Districts have put their ESSER dollars toward innovative and strategic investments. They have worked with their communities to identify key needs to meet and improvements to make. As districts phase out ESSER spending, many will need to discontinue some of the programs they’ve used their ESSER grants to fund—and this will come alongside the ongoing pressures to increase salaries, fund benefits packages, and increase staffing.
Balanced Budgets Require Tough Decisions
Communicating with the public and soliciting community feedback was an integral component of ESSER: regulations for ESSER III included a stipulation that districts seek public comment on their school reopening plans. As ESSER funding deadlines approach, community conversations will become even more crucial.
While some districts tried to limit ESSER spending to one-time purchases of, for example, tablets, personal protective equipment, or capital improvements, many devoted some portion of their ESSER dollars to ongoing expenses, like creating new staffing positions or funding academic or extracurricular programs. Atlanta, for example, used some of their ESSER funding to start a 9th grade academy; in Maine, the Portland Public Schools, like many others across the country, created outdoor learning spaces.
School employees, students, and community members have likely grown used to programs and staff funded through ESSER, and the process of deciding which of these programs and positions can’t be funded through the general fund will be painful for these stakeholders.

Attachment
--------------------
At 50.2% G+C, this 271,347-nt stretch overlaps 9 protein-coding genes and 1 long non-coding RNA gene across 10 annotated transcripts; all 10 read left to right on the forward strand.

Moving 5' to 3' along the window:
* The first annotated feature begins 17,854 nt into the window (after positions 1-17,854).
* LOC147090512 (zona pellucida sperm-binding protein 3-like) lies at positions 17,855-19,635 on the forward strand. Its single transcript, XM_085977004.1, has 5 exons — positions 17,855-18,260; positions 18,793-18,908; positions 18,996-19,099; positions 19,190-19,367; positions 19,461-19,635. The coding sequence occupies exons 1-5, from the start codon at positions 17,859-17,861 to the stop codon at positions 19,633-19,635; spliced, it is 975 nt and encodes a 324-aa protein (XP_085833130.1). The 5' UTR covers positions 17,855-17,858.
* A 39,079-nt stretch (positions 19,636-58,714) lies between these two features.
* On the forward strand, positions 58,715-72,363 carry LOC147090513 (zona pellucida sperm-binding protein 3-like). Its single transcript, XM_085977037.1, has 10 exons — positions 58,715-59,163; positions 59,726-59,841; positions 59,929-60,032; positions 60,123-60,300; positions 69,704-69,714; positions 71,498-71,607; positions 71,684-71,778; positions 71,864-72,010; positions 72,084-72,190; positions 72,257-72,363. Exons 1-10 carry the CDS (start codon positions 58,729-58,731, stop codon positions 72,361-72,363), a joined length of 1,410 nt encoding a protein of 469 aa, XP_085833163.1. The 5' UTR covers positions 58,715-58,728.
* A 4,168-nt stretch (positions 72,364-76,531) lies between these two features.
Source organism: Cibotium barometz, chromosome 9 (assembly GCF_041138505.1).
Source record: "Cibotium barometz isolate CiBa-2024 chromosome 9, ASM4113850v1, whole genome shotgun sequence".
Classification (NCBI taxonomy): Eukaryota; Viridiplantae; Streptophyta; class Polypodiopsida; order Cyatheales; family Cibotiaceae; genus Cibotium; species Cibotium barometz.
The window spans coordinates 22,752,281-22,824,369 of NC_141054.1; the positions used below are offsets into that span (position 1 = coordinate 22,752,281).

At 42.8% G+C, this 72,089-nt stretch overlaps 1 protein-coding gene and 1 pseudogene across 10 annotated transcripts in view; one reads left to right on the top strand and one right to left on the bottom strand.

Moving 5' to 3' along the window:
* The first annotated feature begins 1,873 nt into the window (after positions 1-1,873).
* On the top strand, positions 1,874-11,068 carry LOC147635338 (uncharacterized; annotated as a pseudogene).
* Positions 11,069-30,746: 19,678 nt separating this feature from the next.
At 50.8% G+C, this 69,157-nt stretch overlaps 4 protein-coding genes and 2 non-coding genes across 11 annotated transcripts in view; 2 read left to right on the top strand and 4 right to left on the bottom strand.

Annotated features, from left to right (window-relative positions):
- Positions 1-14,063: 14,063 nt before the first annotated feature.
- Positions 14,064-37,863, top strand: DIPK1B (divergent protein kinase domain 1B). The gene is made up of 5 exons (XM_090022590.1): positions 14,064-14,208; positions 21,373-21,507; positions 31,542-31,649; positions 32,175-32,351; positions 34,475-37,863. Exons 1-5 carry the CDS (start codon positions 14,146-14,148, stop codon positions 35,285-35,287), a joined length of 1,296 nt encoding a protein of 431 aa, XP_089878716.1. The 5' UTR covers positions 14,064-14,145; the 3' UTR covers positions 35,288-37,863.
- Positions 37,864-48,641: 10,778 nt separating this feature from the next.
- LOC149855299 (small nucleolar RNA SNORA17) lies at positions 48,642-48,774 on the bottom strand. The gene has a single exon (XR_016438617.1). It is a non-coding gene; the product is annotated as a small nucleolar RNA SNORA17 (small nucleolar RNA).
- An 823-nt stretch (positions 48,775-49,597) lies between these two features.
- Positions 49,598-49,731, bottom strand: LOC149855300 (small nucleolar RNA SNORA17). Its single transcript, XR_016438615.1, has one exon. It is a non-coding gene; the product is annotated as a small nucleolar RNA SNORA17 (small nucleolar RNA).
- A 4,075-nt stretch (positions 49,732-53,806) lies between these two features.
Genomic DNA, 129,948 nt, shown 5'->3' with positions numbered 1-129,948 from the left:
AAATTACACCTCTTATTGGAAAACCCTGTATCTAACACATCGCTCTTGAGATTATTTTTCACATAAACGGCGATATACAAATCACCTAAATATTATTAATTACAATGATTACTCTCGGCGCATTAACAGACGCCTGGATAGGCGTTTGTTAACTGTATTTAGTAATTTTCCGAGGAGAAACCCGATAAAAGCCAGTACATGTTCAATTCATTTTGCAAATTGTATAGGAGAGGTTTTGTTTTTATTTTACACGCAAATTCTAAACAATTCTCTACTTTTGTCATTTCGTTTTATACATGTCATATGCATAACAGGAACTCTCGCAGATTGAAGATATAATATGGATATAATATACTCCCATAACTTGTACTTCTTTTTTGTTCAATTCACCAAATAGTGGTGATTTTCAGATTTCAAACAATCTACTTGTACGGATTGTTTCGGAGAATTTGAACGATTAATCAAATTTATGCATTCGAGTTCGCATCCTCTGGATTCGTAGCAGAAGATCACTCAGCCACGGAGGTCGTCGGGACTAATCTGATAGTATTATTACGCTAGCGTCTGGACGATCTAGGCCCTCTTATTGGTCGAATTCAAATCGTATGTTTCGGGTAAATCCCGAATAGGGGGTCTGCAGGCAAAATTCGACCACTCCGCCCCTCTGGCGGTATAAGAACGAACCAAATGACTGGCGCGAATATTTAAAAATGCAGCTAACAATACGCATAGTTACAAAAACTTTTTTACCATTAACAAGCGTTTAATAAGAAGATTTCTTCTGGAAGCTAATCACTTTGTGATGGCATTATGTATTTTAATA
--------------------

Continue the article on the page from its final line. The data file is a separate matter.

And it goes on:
Active Community Engagement Can Help
When community members take part in budget decisions, they gain a view into what potential tradeoffs might look like, and can share informed ideas about what programs or positions are most worthwhile to keep and which may be easier to let go of. Community engagement is especially useful when districts need to reduce their budgets because it makes the abstract concept of budget cuts concrete and allows community members to see the tradeoffs that districts are facing.
Balancing Act is a tool that enables large groups to participate in shaping a budget. Districts can enhance the budget development process with Allovue by using Balancing Act to get input and buy-in about how to optimize limited financial resources.
With Balancing Act, districts can set their model to show an impending deficit and ask community members to decide how to balance the budget—whether by eliminating teacher or staffing positions, phasing out programs, or drawing down athletic or other extracurriculars. Although it’s impossible to please everyone when prioritizing positions or programming, soliciting community input can be helpful for understanding what stakeholders feel most strongly about. Using Balancing Act can help illustrate these difficult decisions for the public and guard against some of the blowback.
What's more, by asking school board members, teachers, and parents to make their own budgeting choices, district officials can develop effective, targeted communication strategies for preparing community members for upcoming changes. Learn more about building trust and encouraging community participation in the budget feedback cycle with Allovue and Balancing Act.
ABOUT THE AUTHOR
Allovue works with districts and state departments of education across the country to allocate, budget, and manage spending. Allovue's software suite integrates seamlessly with existing accounting systems to make sure every dollar works for every student. Allovue also provides additional services such as chart of accounts and funding formula revisions.